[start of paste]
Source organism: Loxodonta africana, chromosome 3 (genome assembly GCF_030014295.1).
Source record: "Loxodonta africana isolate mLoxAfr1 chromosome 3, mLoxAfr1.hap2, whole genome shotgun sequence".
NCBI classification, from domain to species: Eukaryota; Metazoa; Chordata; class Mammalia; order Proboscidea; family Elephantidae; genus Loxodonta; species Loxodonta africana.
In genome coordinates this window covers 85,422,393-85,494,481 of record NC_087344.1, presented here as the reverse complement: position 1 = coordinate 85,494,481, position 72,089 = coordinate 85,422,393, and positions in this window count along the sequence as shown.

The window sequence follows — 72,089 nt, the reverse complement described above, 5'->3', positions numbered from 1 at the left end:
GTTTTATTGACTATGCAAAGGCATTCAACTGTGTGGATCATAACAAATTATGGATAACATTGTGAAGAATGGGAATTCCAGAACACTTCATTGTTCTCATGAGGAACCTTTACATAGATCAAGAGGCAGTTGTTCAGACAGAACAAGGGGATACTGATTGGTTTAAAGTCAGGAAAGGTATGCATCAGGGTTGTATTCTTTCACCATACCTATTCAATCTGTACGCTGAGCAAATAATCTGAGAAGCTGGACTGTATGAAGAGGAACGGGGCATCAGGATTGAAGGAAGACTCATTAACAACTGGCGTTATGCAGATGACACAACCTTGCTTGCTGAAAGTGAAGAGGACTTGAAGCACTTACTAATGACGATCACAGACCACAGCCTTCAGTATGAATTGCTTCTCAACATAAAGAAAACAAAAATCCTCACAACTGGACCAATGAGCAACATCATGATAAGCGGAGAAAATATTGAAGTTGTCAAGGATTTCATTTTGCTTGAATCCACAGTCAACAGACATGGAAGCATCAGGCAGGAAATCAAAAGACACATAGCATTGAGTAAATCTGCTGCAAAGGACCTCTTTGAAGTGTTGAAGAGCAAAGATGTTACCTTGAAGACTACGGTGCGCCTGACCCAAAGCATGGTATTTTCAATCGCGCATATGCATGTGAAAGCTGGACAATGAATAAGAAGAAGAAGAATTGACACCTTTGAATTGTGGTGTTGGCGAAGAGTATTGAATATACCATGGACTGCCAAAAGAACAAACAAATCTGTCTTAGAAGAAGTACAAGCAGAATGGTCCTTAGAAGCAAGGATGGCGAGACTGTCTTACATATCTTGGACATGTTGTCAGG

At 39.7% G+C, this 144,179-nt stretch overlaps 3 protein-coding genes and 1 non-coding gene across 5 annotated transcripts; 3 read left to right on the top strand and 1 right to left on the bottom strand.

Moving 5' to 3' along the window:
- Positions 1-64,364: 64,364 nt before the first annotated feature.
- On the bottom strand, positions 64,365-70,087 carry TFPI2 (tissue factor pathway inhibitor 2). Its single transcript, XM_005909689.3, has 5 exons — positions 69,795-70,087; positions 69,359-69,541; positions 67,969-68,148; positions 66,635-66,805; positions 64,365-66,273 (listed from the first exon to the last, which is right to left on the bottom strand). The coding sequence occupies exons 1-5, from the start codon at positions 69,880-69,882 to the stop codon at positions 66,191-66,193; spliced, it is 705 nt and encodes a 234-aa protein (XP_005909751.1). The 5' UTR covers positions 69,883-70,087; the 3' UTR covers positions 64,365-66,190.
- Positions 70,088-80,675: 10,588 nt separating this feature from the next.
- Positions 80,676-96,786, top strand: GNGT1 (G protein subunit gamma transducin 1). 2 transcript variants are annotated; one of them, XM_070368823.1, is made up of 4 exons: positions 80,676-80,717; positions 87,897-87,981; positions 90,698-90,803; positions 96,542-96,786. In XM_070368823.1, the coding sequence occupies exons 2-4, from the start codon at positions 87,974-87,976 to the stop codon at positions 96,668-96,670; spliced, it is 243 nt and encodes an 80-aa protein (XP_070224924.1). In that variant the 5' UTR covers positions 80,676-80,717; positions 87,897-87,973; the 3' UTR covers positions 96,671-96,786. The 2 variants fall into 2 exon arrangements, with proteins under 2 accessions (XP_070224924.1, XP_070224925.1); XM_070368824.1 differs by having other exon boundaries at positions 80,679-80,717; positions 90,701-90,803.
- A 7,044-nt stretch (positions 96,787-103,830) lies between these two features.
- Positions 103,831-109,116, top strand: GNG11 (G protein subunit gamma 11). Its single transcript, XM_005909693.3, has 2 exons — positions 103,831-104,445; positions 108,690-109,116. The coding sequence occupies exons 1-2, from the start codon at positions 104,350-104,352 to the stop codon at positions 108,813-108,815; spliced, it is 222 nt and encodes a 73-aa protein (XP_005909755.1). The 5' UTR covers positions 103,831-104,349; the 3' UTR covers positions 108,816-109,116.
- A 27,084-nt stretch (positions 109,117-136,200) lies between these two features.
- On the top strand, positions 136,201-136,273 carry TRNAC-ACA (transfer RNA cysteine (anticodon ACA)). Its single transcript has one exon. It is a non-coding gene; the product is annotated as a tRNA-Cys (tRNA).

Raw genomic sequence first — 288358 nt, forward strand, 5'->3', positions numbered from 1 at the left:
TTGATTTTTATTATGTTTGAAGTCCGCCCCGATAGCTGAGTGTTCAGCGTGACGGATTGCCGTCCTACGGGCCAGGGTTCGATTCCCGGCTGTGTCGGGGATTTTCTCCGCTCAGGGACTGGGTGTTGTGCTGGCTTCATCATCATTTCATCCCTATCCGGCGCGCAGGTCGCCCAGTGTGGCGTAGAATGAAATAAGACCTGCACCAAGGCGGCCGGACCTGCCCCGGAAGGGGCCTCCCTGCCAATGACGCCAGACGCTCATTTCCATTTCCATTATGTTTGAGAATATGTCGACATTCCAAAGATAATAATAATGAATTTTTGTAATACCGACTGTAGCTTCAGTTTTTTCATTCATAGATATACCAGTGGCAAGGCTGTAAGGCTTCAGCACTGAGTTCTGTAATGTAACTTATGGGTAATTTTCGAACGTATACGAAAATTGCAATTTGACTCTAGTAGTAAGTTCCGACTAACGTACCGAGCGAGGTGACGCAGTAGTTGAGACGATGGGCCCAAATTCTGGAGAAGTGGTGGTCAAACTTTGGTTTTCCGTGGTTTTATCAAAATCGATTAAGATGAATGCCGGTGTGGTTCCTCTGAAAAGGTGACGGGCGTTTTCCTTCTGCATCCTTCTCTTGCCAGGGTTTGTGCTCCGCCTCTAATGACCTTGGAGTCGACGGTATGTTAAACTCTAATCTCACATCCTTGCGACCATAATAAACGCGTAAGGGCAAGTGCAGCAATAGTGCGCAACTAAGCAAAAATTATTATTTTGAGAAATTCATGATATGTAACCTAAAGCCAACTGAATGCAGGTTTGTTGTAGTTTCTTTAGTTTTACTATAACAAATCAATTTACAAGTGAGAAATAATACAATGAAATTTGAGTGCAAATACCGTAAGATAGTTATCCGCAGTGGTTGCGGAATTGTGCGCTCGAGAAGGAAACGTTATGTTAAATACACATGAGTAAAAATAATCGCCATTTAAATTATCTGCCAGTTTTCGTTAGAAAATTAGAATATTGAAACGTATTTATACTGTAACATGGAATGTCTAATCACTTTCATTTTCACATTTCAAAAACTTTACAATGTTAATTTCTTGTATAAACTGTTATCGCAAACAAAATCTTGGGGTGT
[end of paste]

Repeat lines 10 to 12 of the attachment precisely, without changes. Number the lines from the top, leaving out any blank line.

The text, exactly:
- On the bottom strand, positions 64,365-70,087 carry TFPI2 (tissue factor pathway inhibitor 2). Its single transcript, XM_005909689.3, has 5 exons — positions 69,795-70,087; positions 69,359-69,541; positions 67,969-68,148; positions 66,635-66,805; positions 64,365-66,273 (listed from the first exon to the last, which is right to left on the bottom strand). The coding sequence occupies exons 1-5, from the start codon at positions 69,880-69,882 to the stop codon at positions 66,191-66,193; spliced, it is 705 nt and encodes a 234-aa protein (XP_005909751.1). The 5' UTR covers positions 69,883-70,087; the 3' UTR covers positions 64,365-66,190.
- Positions 70,088-80,675: 10,588 nt separating this feature from the next.
- Positions 80,676-96,786, top strand: GNGT1 (G protein subunit gamma transducin 1). 2 transcript variants are annotated; one of them, XM_070368823.1, is made up of 4 exons: positions 80,676-80,717; positions 87,897-87,981; positions 90,698-90,803; positions 96,542-96,786. In XM_070368823.1, the coding sequence occupies exons 2-4, from the start codon at positions 87,974-87,976 to the stop codon at positions 96,668-96,670; spliced, it is 243 nt and encodes an 80-aa protein (XP_070224924.1). In that variant the 5' UTR covers positions 80,676-80,717; positions 87,897-87,973; the 3' UTR covers positions 96,671-96,786. The 2 variants fall into 2 exon arrangements, with proteins under 2 accessions (XP_070224924.1, XP_070224925.1); XM_070368824.1 differs by having other exon boundaries at positions 80,679-80,717; positions 90,701-90,803.